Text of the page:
The pentose phosphate pathway as a potential target for cancer therapy

Eunae Sandra Cho, Yong Hoon Cha, Hyun Sil Kim, Nam Hee Kim, Jong In Yook

Research output: Contribution to journalReview articlepeer-review

88 Citations (Scopus)

Abstract

During cancer progression, cancer cells are repeatedly exposed to metabolic stress conditions in a resource-limited environment which they must escape. Increasing evidence indicates the importance of nicotinamide adenine dinucleotide phosphate (NADPH) homeostasis in the survival of cancer cells under metabolic stress conditions, such as metabolic resource limitation and therapeutic intervention. NADPH is essential for scavenging of reactive oxygen species (ROS) mainly derived from oxidative phosphorylation required for ATP generation. Thus, metabolic reprogramming of NADPH homeostasis is an important step in cancer progression as well as in combinational therapeutic approaches. In mammalian, the pentose phosphate pathway (PPP) and one-carbon metabolism are major sources of NADPH production. In this review, we focus on the importance of glucose flux control towards PPP regulated by oncogenic pathways and the potential therein for metabolic targeting as a cancer therapy. We also summarize the role of Snail (Snai1), an important regulator of the epithelial mesenchymal transition (EMT), in controlling glucose flux towards PPP and thus potentiating cancer cell survival under oxidative and metabolic stress.

Original languageEnglish
Pages (from-to)29-38
Number of pages10
JournalBiomolecules and Therapeutics
Volume26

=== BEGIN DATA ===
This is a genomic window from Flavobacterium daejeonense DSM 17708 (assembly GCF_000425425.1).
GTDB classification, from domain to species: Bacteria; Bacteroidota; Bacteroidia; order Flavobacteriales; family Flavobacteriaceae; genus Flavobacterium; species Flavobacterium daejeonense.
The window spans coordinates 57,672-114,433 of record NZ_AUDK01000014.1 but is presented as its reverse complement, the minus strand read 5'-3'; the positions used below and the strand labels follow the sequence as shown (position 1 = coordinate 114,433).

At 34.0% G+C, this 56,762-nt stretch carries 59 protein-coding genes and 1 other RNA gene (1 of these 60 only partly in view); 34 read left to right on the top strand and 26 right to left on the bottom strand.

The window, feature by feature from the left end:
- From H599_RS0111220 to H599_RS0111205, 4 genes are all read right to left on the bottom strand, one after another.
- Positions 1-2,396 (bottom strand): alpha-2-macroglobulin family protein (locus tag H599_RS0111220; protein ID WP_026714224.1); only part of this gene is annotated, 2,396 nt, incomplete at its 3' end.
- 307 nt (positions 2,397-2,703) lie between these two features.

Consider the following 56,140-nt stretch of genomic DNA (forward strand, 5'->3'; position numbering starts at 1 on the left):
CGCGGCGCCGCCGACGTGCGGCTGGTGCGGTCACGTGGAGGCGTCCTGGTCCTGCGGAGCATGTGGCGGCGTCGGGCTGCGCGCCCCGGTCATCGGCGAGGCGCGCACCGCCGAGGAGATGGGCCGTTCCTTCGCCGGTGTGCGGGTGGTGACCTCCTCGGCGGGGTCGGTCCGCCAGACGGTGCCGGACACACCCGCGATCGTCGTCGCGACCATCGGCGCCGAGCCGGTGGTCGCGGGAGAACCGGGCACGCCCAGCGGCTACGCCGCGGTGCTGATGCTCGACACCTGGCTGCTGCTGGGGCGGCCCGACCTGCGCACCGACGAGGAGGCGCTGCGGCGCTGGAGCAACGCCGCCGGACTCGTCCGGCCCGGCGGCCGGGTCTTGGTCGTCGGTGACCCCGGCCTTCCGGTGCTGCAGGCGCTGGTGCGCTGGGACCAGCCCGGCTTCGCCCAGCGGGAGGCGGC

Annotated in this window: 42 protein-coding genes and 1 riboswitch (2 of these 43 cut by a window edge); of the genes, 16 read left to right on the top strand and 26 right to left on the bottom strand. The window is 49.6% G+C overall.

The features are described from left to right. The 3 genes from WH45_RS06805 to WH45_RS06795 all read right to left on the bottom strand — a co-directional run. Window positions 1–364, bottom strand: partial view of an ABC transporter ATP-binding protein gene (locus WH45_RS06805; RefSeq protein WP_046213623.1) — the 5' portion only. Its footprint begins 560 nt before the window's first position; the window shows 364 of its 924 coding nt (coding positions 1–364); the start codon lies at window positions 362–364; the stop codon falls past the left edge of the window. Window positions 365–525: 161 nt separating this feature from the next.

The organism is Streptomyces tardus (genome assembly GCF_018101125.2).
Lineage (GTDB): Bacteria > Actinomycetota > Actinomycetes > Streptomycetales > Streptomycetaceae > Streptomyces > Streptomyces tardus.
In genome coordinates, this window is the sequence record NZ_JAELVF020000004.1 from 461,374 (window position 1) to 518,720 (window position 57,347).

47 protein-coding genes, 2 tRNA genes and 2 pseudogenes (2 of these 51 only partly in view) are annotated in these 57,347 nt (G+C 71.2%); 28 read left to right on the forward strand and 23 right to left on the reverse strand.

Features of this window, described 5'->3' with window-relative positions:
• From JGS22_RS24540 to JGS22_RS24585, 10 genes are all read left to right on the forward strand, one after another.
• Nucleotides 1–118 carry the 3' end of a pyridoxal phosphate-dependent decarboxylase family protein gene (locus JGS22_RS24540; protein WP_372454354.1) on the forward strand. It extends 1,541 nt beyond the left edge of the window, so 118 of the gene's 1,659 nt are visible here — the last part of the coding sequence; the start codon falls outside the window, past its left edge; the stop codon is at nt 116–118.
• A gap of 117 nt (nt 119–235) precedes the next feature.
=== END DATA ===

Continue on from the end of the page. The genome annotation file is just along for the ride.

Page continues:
Issue number1
DOIs
Publication statusPublished - 2018 Jan

Bibliographical note

Funding Information:
We thank E. Tunkle for preparation of the manuscript. This work was supported by grants from the National Research Foundation of Korea (NRF-2016R1E1A1A01942724, NRF-2017R1A2B3002241, NRF-2017R1C1B1012464, NRF-2017M3A9G2074773) funded by the Korea government (MSIP) and a grant from the National Research Foundation of Korea (NRF-2014R1A6A3A04055110) funded by the Korea government (MOE).

Funding Information:
This work was supported by grants from the National Research Foundation of Korea NRF (NRF-2016R1E1A1A01942724, NRF-2017R1A2B3002241, NRF-2017R1C1B1012464, NRF-2017M3A9G2074773) funded by the Korea government (MSIP) and a grant from the National Research Foundation of Korea NRF (NRF-2014R1A6A3A04055110) funded by the Korea government (MOE).

Publisher Copyright:
© 2018 The Korean Society of Applied Pharmacology.

All Science Journal Classification (ASJC) codes

  • Biochemistry
  • Molecular Medicine
  • Pharmacology
  • Drug Discovery

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